Protein is king (it literally means “of prime
importance”) and swimmers are always looking for the
“perfect” protein. Is it milk (or the dairy proteins
whey or casein), beef, chicken, soy, pea, hemp? The truth is that
all protein contributes the building blocks (amino acids) needed
for muscle growth and repair after hard workouts. But, protein-rich
foods deliver much more than amino acids, which is why you
won’t be surprised to hear that nutritionists recommend food
instead of protein-powders.
Many young people are experimenting with different dietary
patterns…from Paleo to Vegan and even “Pegan,” a
mash up of Paleo and Vegan. If you are searching for a
nutrient-rich pattern with high quality protein yet want to eat
less meat, consider a pescatarian diet. A pescatarian eats fish and
seafood added to a vegetarian diet. Here are some of the many
reasons that swimmers should consider eating more fish –
after all, they have a lot in common… they spend most of
their lives in water!
Fish is a protein with health benefits. The protein quality is high
(right up there with eggs, dairy, meat, and poultry) and the health
benefits include reducing heart disease risk and developing healthy
brains, especially during childhood.
You’ve probably heard that fish is “brain food,”
because fatty fish (like salmon, trout, Alaska Pollock, Barramundi,
sea bass, and tuna) contain omega-3 fats, EPA and DHA. “DHA
is to the brain what calcium is to the bones,” says Dr. Tom
Brenna of the Dell Pediatric Research Institute at University of
Texas. Which is one of several reasons that major health
organizations recommend eating fish twice a week.
With so many types of fish (and shellfish) it isn’t hard to
get started. Here are some tips for choosing fish that can get even
the “I don’t like fish” crowd in the game:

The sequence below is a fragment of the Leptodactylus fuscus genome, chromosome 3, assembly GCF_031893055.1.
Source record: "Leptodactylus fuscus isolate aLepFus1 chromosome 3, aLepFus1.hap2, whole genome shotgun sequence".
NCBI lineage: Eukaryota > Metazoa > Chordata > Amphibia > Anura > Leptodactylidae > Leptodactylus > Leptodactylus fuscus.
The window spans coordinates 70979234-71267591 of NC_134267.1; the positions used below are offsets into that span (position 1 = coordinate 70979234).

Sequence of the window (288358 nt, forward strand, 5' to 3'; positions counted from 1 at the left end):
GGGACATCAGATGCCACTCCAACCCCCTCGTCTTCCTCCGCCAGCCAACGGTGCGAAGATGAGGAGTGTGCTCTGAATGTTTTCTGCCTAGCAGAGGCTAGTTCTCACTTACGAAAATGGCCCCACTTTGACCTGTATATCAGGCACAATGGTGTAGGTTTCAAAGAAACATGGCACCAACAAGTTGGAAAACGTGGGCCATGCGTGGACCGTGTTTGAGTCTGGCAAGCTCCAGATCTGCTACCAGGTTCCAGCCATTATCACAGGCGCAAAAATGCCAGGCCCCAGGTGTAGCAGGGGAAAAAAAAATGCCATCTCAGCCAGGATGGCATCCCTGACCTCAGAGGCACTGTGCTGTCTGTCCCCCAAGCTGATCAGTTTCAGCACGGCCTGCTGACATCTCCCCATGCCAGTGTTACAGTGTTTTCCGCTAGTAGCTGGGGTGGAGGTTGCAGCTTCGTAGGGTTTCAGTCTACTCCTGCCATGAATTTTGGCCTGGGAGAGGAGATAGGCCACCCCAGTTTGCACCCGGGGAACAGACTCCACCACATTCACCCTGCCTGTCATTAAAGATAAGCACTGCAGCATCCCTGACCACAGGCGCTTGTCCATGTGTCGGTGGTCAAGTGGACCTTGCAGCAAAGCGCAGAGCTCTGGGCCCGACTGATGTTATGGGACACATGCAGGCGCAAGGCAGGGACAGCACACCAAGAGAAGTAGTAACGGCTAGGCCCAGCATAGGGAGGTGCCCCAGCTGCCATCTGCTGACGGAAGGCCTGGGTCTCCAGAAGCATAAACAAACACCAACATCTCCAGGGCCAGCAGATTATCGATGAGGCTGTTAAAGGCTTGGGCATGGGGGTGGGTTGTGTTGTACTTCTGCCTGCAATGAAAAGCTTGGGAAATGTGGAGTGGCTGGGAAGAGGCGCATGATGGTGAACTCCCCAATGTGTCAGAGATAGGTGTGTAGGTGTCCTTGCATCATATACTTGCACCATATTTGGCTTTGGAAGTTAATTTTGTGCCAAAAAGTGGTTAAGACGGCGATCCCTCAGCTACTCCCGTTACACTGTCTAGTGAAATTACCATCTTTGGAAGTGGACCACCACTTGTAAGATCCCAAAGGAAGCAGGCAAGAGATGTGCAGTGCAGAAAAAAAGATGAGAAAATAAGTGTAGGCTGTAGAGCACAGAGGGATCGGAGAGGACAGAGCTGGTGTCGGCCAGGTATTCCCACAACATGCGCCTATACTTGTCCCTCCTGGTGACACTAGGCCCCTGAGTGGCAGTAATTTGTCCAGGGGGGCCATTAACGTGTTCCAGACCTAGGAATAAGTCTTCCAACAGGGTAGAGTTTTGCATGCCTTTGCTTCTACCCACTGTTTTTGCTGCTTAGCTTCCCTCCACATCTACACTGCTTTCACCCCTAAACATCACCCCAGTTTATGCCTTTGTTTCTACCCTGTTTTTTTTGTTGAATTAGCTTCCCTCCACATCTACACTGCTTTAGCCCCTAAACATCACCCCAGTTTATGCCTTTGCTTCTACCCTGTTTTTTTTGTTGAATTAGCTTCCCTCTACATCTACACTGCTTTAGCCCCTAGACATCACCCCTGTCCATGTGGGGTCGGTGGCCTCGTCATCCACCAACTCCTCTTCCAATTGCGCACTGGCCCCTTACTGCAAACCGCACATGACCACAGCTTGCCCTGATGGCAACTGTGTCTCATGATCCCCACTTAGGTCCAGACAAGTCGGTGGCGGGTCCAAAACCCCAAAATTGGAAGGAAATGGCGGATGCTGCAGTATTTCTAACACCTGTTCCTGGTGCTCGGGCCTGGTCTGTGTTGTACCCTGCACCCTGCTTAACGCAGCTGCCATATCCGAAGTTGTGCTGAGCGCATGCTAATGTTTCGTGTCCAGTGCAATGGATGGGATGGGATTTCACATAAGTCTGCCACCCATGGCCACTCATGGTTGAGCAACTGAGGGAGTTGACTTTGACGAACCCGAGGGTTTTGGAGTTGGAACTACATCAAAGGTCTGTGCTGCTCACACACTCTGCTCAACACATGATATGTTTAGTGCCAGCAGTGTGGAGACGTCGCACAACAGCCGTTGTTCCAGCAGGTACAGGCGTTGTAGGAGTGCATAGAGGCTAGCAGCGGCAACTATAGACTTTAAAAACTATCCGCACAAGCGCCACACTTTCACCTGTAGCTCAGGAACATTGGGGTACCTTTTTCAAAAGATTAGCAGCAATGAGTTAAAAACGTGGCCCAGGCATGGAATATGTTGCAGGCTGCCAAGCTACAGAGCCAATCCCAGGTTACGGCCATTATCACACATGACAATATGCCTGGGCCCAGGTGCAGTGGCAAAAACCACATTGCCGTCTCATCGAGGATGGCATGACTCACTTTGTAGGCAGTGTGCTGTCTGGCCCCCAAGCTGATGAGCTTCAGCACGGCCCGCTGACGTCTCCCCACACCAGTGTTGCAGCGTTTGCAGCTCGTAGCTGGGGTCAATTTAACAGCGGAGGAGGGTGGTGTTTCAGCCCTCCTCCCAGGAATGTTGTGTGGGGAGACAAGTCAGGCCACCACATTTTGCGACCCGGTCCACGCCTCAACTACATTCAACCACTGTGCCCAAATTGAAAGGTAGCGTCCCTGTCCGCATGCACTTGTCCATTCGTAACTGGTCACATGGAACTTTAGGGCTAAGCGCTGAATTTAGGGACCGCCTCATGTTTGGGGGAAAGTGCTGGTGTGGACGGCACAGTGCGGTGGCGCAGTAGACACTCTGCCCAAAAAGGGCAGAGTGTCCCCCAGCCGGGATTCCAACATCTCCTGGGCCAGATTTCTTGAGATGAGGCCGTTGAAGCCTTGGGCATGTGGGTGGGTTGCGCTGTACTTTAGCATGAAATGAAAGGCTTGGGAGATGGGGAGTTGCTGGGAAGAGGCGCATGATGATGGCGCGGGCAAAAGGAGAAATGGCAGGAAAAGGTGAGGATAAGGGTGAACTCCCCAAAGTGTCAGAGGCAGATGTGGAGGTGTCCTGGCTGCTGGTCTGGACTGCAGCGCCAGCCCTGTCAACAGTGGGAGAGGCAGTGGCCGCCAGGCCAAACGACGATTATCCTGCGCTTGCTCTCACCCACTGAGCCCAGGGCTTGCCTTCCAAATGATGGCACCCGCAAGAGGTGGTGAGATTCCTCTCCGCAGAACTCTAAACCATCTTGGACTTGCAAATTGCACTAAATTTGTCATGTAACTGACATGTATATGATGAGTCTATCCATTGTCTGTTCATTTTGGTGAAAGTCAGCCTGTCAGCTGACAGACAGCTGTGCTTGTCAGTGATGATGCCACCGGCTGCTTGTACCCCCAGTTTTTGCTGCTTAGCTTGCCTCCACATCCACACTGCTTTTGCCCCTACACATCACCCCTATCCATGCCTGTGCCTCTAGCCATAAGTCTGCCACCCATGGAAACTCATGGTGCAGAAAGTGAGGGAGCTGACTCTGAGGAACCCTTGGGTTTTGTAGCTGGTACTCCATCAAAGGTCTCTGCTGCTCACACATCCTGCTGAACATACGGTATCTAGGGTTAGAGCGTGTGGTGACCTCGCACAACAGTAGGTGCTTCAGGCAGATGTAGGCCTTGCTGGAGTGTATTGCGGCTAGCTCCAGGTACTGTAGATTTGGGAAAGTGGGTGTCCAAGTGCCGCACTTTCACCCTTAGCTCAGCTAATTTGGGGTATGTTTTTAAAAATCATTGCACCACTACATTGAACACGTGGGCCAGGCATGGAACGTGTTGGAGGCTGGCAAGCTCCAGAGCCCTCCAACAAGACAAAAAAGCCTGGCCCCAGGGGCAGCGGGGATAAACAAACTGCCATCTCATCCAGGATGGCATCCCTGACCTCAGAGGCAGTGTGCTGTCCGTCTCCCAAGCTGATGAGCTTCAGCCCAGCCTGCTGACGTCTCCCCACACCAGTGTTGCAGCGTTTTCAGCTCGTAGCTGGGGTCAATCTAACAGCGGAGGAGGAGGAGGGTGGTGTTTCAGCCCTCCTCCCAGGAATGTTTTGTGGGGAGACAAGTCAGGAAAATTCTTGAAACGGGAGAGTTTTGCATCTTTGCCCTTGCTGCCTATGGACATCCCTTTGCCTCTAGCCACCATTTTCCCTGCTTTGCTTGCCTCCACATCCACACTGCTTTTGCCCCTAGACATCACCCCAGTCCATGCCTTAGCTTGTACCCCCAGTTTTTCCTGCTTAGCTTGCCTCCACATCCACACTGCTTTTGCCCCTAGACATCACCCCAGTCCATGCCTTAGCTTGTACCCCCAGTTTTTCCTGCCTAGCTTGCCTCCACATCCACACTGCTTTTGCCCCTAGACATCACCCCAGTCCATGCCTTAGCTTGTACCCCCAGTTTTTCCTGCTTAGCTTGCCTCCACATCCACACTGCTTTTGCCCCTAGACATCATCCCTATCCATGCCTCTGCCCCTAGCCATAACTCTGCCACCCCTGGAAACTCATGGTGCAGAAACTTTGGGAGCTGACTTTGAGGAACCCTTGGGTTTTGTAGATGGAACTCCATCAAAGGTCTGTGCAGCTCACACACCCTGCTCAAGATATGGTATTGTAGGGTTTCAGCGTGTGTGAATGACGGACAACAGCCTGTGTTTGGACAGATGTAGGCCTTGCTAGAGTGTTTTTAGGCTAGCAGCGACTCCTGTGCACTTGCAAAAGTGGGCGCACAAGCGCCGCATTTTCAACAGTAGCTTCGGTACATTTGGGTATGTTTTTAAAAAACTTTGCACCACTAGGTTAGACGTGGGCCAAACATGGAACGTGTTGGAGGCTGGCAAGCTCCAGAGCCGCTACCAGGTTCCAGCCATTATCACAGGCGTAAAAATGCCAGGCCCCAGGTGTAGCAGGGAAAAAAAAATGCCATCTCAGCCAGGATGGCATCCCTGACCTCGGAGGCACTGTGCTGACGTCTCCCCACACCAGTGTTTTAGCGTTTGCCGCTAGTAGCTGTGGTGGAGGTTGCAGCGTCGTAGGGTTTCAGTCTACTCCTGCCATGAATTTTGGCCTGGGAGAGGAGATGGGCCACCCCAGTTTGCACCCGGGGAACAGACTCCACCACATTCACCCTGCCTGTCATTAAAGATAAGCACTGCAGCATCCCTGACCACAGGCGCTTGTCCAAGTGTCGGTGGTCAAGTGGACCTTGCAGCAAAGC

Ease into fish with a kid-friendly food – fish sticks. Look
for fish sticks made with whole fish filets, like wild Alaska
Mild white fish, like cod, Pollock, tilapia, snapper, or mahi mahi
make tasty fish tacos; try it instead of chicken or beef tacos.
Frozen fish that is flash-frozen is often fresher than the fish at
the fish counter, so don’t fear the frozen food section to
find fish or seafood.
Canned or pouched tuna or salmon is an easy lunch or snack for busy
swimmers. Try some of the new flavored tuna or salmon to introduce
a global flair to seafood.
Make tuna or salmon “burgers” on the grill. You can
find frozen wild Alaska Pollock burgers in the grocery store, too.
Try seafood, like shrimp or scallops in pasta instead of meatballs
or meat sauce.
Enjoy a seafood-based soup or gumbo; clam chowder, she-crab soup,
or New Orleans-style gumbo, minus the sausage.
If you like salmon, try it grilled over a salad (a salmon Caesar
salad) or smoked salmon on a bagel.
The Seafood Nutrition Partnership website has helpful recipes to get you started, as
well as information on all things seafood. So, dive in!
Chris Rosenbloom, PhD, is a
registered dietitian nutritionist who has provided nutrition
information to coaches and athletes for over 30 years. She welcomes
questions from swimmers, parents, and coaches at